Intermediate phases in sodium intercalation into MoS2 nanosheets and their implications for sodium-ion batteries

Qianqian Li, Zhenpeng Yao, Jinsong Wu*, Sagar Mitra, Shiqiang Hao, Tuhin Subhra Sahu, Yuan Li, Chris Wolverton, Vinayak P. Dravid

*Corresponding author for this work

Research output: Contribution to journalArticlepeer-review

136 Scopus citations


Alkali metal ion intercalation into layered transition-metal dichalcogenide structures is a promising approach to make next generation rechargeable batteries for energy storage. It has been noted that the number of Na-ions which can be reversibly intercalated and extracted per MoS2 is limited, and the chemical and electrochemical processes/mechanisms remain largely unknown, especially for nano-sized materials. Here, sodiation of MoS2 nanosheets are studied by in-situ electron diffraction and the phase transformations in sodiation are identified with the aid of DFT calculations to reveal the reaction mechanism. Several thermodynamically stable/metastable structures are identified in the sodiation pathway of MoS2 nanosheets, previously unnoticed in bulk MoS2. The gradual reduction of Mo4+ upon Na-ion intercalation leads to a transition of the Mo-S polyhedron from a trigonal prism to an octahedron around 0.375 Na per MoS2 inserted (i.e. Na0.375MoS2). When the intercalated Na-content is larger than 1.75 per MoS2 structural unit (i.e. Na1.75MoS2), the MoS2 layered structure collapses and the intercalation reaction is replaced by an irreversible conversion reaction with the formation of Na2S and metal Mo nanoparticles. The calculated sodiation pathways reproduce the experimental sodiation voltages. The current observations provide useful insights in developing sodium-ion batteries with high cycling stability.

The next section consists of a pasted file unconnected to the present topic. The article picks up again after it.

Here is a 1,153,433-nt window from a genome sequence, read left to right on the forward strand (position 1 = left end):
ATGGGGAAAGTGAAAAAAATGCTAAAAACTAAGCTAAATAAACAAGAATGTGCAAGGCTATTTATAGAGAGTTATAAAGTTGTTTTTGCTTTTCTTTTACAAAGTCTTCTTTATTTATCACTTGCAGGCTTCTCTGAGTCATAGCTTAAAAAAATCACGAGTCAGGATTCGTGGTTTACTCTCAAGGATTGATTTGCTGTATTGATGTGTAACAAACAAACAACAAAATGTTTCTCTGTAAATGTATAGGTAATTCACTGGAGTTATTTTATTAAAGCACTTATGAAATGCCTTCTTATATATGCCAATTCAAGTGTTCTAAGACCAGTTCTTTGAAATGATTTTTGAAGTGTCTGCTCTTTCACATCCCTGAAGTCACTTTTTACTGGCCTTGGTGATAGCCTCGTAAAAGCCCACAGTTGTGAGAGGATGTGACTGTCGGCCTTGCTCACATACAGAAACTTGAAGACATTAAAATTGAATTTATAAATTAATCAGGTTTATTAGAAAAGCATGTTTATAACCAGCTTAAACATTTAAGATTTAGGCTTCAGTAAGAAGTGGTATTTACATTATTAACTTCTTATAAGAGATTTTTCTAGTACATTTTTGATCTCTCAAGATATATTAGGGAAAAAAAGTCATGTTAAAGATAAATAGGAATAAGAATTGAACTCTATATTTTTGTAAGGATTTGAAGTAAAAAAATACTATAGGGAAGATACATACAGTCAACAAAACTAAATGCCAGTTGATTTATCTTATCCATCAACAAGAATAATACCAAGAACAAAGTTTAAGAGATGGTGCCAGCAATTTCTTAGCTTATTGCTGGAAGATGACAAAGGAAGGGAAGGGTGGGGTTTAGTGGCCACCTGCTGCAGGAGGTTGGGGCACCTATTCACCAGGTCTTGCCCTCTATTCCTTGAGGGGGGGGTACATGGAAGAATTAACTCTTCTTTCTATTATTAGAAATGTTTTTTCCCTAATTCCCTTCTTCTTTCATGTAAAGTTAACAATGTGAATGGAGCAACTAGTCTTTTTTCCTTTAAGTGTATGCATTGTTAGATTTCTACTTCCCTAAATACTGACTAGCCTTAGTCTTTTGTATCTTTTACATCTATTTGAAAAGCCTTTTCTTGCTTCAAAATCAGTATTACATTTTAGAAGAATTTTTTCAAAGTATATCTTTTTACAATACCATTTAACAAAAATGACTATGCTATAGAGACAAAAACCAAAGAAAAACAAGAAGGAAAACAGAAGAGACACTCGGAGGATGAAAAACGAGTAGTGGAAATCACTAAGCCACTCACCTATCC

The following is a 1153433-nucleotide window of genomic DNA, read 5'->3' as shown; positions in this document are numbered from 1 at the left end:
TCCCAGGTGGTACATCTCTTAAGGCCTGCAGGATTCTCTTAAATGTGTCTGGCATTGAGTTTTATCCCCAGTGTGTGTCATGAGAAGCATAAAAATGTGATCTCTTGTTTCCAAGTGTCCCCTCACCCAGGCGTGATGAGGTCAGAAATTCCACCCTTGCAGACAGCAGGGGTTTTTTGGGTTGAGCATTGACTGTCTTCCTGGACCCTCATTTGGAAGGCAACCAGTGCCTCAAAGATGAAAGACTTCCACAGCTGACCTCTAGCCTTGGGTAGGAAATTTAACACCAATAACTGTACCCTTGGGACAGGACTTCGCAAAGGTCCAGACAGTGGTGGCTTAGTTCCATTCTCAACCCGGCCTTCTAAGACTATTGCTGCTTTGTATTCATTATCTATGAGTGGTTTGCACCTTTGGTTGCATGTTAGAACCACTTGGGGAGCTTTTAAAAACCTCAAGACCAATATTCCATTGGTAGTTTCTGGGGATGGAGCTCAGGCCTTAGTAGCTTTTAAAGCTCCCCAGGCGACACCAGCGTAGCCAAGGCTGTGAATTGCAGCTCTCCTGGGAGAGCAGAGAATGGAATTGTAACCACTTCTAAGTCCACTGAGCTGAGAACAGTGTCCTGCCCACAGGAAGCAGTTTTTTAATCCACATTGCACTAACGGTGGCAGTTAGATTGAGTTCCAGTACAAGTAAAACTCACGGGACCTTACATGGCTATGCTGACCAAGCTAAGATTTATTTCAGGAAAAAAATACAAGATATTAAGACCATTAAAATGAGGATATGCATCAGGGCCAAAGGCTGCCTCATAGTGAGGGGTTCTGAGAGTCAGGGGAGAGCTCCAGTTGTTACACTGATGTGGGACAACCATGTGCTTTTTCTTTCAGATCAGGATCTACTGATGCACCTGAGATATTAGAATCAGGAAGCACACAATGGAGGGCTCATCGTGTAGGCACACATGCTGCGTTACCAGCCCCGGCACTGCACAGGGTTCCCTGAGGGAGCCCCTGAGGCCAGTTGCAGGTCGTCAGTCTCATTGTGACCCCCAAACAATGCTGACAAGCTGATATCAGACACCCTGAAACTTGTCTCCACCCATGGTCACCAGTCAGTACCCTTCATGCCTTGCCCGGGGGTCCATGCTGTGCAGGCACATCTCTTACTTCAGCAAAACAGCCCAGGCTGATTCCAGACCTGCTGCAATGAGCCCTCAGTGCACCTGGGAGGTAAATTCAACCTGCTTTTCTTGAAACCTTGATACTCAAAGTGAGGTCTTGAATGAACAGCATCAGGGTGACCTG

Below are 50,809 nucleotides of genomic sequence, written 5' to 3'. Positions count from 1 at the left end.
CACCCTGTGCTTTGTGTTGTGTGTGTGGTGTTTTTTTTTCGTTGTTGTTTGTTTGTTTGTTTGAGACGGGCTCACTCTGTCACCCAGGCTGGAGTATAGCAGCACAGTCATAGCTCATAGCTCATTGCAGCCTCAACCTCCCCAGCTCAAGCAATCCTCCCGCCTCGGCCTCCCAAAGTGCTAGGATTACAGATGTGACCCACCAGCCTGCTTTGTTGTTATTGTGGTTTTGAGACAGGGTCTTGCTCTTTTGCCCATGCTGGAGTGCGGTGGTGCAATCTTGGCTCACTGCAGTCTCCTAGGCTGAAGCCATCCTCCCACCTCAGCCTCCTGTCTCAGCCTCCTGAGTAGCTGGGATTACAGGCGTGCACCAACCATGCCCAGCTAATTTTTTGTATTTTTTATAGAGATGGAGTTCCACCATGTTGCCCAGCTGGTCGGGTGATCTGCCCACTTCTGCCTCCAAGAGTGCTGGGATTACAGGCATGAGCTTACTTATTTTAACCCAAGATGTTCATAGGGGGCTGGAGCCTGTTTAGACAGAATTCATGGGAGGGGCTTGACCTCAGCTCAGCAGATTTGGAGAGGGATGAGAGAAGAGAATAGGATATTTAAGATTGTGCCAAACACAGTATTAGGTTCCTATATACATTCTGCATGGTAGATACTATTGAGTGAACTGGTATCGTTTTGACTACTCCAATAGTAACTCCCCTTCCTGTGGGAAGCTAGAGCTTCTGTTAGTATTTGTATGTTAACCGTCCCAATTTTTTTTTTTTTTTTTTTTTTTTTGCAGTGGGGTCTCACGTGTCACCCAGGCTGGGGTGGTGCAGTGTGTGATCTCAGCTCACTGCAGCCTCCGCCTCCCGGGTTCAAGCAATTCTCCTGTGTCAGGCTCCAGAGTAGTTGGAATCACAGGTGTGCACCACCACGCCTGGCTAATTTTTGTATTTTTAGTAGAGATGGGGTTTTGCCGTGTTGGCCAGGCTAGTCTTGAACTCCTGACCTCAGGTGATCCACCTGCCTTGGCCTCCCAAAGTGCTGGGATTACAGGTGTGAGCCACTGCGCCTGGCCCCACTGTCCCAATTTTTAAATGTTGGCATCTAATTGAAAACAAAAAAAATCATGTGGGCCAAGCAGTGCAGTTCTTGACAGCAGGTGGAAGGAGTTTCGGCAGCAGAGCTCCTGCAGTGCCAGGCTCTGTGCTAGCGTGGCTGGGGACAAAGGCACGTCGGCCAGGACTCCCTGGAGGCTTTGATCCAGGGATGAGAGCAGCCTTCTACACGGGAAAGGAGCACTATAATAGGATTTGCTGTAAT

Original languageEnglish (US)
Pages (from-to)342-349
Number of pages8
JournalNano Energy
StatePublished - Aug 2017


  • DFT calculation
  • In-situ electron diffraction
  • In-situ transmission electron microscopy
  • Intercalation reaction
  • MoS anode
  • Sodium-ion battery

ASJC Scopus subject areas

  • Renewable Energy, Sustainability and the Environment
  • Materials Science(all)
  • Electrical and Electronic Engineering


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